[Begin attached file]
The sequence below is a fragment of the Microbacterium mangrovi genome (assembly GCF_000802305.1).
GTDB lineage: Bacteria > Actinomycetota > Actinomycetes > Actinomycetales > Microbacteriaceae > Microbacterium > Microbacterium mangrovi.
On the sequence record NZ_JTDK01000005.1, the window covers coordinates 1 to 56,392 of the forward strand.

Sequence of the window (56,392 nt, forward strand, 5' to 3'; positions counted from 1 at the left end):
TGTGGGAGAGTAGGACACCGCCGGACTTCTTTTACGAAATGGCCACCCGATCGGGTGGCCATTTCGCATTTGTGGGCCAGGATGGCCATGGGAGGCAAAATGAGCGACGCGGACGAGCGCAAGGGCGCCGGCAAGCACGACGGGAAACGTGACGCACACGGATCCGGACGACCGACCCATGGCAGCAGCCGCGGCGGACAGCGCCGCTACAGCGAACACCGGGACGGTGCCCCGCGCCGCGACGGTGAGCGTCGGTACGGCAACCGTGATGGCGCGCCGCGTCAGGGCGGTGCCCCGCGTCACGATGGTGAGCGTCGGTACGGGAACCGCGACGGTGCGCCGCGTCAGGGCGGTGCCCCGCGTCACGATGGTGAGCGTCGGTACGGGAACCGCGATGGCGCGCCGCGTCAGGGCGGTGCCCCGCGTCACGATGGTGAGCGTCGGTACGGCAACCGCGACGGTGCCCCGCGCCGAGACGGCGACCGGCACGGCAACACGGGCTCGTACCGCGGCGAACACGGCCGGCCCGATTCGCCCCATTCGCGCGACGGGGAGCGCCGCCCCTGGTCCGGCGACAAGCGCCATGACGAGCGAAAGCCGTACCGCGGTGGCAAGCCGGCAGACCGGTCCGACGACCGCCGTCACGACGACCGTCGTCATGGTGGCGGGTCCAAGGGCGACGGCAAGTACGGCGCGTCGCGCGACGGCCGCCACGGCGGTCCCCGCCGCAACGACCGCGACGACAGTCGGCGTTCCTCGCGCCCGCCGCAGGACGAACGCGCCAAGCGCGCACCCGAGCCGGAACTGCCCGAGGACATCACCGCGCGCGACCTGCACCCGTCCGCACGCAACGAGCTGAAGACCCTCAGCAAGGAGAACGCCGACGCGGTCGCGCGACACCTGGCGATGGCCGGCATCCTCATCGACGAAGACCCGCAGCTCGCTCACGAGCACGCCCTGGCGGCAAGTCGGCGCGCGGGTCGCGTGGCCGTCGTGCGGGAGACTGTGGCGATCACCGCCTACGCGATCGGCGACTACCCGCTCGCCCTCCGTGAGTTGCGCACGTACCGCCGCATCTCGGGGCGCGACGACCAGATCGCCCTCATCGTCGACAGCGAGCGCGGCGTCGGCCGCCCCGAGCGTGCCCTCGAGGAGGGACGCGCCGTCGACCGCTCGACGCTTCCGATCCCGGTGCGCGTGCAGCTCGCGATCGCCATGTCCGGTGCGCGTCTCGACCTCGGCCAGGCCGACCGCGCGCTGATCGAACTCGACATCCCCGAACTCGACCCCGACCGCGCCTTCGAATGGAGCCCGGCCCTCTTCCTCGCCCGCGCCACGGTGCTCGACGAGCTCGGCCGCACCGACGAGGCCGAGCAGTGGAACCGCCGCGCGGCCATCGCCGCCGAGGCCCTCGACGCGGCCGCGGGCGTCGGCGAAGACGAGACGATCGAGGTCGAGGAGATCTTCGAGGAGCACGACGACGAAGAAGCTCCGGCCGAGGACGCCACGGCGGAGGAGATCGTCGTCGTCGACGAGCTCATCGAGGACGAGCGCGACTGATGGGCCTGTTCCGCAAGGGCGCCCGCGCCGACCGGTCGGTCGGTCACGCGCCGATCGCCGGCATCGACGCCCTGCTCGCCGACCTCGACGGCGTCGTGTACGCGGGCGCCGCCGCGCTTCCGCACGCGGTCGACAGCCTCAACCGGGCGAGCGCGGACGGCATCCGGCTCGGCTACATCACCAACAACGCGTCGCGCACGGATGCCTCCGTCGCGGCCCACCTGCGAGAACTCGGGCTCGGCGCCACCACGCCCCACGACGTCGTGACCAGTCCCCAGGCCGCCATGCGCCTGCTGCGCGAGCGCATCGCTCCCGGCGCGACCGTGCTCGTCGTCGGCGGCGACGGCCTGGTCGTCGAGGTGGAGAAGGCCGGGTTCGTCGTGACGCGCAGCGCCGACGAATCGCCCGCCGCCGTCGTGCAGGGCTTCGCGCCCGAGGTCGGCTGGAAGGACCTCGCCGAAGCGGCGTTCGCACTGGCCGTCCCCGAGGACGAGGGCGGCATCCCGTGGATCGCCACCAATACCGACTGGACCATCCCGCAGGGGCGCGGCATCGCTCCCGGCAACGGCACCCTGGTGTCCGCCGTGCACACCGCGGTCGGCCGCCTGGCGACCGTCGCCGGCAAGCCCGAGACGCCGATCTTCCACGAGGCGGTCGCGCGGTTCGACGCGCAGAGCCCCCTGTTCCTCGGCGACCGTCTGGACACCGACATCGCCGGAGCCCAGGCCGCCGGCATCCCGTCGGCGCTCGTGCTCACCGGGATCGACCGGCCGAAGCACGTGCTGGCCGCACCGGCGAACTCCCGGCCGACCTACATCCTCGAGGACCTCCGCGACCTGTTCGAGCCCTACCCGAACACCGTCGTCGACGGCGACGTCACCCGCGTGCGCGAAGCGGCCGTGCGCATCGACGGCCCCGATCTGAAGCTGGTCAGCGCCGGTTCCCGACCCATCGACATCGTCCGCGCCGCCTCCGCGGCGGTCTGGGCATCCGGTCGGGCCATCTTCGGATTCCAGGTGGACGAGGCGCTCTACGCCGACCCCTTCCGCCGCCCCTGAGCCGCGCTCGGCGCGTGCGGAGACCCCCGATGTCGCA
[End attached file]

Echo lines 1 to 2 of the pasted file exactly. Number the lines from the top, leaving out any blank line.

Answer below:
The sequence below is a fragment of the Microbacterium mangrovi genome (assembly GCF_000802305.1).
GTDB lineage: Bacteria > Actinomycetota > Actinomycetes > Actinomycetales > Microbacteriaceae > Microbacterium > Microbacterium mangrovi.